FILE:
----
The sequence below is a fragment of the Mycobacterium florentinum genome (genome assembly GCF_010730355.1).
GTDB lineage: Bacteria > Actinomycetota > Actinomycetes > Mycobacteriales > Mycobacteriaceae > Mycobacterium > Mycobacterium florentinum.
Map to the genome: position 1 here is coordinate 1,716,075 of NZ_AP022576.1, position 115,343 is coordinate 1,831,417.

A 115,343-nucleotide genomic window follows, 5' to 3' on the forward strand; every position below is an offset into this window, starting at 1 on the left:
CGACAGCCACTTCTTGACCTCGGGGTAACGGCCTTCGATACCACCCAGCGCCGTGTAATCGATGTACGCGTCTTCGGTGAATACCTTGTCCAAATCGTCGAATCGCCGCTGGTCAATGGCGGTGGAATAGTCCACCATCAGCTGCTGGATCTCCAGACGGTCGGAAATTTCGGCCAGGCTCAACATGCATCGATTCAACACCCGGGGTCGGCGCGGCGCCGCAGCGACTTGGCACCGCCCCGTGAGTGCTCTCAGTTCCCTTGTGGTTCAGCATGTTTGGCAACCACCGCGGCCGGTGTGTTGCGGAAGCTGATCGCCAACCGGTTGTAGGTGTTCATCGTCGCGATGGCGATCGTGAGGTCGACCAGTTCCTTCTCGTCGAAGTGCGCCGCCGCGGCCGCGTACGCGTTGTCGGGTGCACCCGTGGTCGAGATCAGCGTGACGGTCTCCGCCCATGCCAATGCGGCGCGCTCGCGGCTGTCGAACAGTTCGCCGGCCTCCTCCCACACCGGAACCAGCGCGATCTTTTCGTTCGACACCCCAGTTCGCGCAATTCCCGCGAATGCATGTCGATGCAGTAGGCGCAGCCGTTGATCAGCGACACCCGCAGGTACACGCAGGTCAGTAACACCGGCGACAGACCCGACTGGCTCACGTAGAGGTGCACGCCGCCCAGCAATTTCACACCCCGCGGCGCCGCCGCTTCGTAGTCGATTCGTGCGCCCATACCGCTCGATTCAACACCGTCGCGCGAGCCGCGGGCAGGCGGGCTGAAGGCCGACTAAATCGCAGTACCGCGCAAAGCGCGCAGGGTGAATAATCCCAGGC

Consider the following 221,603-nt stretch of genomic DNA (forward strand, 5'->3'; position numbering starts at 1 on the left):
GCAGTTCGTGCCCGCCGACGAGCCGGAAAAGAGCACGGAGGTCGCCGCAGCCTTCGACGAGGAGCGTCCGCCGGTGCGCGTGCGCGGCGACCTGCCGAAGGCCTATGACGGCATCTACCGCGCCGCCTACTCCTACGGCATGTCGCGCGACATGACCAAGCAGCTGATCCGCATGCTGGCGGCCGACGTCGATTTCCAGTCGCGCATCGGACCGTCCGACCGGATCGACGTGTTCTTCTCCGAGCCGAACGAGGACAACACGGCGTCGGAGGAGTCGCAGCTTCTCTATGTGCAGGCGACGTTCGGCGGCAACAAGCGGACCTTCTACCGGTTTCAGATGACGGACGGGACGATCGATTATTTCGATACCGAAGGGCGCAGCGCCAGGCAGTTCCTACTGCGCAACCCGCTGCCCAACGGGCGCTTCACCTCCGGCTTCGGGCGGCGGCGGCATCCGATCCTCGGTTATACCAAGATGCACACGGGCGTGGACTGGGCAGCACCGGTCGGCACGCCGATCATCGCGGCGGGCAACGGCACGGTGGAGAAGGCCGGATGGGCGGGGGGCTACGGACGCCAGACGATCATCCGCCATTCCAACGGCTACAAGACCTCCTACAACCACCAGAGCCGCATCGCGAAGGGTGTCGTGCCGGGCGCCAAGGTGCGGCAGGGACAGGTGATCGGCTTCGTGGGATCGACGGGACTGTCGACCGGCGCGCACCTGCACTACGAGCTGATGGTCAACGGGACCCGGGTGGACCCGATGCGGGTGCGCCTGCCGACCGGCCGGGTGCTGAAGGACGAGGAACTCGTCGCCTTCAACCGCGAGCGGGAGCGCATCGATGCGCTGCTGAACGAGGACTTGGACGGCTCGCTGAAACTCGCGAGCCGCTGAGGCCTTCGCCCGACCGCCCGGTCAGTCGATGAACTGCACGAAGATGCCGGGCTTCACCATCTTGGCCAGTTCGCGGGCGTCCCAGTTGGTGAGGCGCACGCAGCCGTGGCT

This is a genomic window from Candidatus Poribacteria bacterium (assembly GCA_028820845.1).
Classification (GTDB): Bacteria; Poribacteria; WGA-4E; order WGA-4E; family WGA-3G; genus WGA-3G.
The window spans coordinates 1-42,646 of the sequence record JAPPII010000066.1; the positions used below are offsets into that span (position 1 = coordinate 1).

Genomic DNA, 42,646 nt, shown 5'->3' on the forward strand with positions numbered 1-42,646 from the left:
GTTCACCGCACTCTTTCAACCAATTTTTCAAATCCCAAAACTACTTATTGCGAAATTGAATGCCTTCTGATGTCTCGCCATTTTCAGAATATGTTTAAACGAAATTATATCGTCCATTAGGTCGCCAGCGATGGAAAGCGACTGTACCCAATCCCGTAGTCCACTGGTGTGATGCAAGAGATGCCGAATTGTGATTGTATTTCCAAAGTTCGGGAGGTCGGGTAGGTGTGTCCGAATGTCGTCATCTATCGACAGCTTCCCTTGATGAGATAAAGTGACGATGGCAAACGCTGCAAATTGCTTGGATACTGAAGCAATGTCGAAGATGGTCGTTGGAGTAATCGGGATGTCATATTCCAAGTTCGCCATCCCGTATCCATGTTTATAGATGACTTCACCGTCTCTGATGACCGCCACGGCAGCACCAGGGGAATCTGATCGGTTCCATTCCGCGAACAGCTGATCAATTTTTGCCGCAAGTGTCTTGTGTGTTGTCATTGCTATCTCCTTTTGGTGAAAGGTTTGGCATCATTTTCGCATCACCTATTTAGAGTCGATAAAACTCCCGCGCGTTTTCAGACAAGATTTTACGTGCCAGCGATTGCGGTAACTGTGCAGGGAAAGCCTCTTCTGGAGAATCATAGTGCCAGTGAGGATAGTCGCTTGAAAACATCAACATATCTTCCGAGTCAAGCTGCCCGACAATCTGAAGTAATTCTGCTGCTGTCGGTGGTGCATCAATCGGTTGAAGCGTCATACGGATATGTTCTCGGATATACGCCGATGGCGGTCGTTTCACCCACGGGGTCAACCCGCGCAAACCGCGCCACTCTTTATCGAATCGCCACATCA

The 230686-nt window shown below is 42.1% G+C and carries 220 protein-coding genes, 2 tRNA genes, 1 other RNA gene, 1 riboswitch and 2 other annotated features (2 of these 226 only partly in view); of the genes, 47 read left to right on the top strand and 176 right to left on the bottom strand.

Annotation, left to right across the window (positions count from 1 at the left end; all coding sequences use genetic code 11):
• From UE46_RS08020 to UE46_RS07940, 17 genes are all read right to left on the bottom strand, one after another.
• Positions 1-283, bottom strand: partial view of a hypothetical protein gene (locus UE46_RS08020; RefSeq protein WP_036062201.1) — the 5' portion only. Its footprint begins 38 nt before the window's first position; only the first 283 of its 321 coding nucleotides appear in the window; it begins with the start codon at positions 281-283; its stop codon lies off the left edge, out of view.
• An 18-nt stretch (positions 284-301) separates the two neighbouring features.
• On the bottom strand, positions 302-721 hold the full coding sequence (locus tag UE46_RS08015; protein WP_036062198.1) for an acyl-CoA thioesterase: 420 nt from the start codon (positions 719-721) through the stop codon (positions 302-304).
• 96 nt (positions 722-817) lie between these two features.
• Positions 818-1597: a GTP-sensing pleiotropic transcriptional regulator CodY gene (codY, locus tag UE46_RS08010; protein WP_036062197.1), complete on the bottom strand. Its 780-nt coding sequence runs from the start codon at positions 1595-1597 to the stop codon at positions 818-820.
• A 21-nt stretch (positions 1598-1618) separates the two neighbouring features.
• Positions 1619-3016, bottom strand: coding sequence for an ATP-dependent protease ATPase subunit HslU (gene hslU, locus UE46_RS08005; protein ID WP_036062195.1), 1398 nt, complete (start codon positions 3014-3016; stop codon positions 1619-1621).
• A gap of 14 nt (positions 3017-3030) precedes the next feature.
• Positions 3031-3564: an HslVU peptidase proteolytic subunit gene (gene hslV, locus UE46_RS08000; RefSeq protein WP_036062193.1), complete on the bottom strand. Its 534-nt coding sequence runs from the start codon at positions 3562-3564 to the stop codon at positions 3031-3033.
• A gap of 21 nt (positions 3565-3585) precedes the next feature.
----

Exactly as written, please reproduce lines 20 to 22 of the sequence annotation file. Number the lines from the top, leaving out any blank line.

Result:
• Positions 818-1597: a GTP-sensing pleiotropic transcriptional regulator CodY gene (codY, locus tag UE46_RS08010; protein WP_036062197.1), complete on the bottom strand. Its 780-nt coding sequence runs from the start codon at positions 1595-1597 to the stop codon at positions 818-820.
• A 21-nt stretch (positions 1598-1618) separates the two neighbouring features.
• Positions 1619-3016, bottom strand: coding sequence for an ATP-dependent protease ATPase subunit HslU (gene hslU, locus UE46_RS08005; protein ID WP_036062195.1), 1398 nt, complete (start codon positions 3014-3016; stop codon positions 1619-1621).